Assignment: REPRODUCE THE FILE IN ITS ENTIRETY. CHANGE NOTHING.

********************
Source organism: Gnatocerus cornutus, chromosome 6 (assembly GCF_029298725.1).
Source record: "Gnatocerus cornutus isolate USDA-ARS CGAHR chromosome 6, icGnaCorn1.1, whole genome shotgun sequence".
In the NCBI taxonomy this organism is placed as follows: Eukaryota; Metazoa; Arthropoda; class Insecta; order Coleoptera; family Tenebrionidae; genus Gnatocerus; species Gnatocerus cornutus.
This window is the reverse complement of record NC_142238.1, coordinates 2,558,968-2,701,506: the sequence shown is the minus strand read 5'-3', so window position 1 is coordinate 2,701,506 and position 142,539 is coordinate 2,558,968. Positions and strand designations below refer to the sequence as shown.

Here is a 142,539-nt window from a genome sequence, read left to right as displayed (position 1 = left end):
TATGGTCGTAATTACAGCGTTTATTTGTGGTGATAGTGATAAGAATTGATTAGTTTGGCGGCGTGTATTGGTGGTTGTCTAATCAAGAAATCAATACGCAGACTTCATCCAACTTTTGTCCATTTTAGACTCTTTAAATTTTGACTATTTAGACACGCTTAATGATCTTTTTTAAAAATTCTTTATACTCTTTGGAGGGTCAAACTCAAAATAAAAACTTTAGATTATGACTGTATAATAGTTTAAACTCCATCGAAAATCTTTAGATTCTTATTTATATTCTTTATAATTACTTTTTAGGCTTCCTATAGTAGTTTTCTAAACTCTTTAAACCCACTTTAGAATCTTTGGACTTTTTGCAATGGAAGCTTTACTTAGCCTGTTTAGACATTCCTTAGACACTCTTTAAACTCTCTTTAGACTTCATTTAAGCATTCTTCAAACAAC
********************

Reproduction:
Source organism: Gnatocerus cornutus, chromosome 6 (assembly GCF_029298725.1).
Source record: "Gnatocerus cornutus isolate USDA-ARS CGAHR chromosome 6, icGnaCorn1.1, whole genome shotgun sequence".
In the NCBI taxonomy this organism is placed as follows: Eukaryota; Metazoa; Arthropoda; class Insecta; order Coleoptera; family Tenebrionidae; genus Gnatocerus; species Gnatocerus cornutus.
This window is the reverse complement of record NC_142238.1, coordinates 2,558,968-2,701,506: the sequence shown is the minus strand read 5'-3', so window position 1 is coordinate 2,701,506 and position 142,539 is coordinate 2,558,968. Positions and strand designations below refer to the sequence as shown.

Here is a 142,539-nt window from a genome sequence, read left to right as displayed (position 1 = left end):
TATGGTCGTAATTACAGCGTTTATTTGTGGTGATAGTGATAAGAATTGATTAGTTTGGCGGCGTGTATTGGTGGTTGTCTAATCAAGAAATCAATACGCAGACTTCATCCAACTTTTGTCCATTTTAGACTCTTTAAATTTTGACTATTTAGACACGCTTAATGATCTTTTTTAAAAATTCTTTATACTCTTTGGAGGGTCAAACTCAAAATAAAAACTTTAGATTATGACTGTATAATAGTTTAAACTCCATCGAAAATCTTTAGATTCTTATTTATATTCTTTATAATTACTTTTTAGGCTTCCTATAGTAGTTTTCTAAACTCTTTAAACCCACTTTAGAATCTTTGGACTTTTTGCAATGGAAGCTTTACTTAGCCTGTTTAGACATTCCTTAGACACTCTTTAAACTCTCTTTAGACTTCATTTAAGCATTCTTCAAACAAC